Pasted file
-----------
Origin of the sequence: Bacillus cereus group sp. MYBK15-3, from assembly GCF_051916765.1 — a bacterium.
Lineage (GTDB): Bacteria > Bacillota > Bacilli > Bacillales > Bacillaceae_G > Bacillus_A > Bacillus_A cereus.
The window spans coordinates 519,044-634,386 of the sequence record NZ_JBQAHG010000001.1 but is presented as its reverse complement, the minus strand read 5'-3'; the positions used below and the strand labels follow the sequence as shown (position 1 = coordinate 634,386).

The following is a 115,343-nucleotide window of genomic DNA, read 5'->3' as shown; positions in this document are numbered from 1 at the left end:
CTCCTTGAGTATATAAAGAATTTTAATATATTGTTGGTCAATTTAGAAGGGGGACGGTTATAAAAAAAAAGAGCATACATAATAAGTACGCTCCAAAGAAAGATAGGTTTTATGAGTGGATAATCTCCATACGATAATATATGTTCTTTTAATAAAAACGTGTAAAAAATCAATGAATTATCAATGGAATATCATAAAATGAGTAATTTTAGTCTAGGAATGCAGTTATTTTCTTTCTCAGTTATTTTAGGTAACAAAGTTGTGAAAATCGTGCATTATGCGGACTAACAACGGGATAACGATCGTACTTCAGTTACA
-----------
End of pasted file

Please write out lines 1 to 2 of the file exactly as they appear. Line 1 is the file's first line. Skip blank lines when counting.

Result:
Origin of the sequence: Bacillus cereus group sp. MYBK15-3, from assembly GCF_051916765.1 — a bacterium.
Lineage (GTDB): Bacteria > Bacillota > Bacilli > Bacillales > Bacillaceae_G > Bacillus_A > Bacillus_A cereus.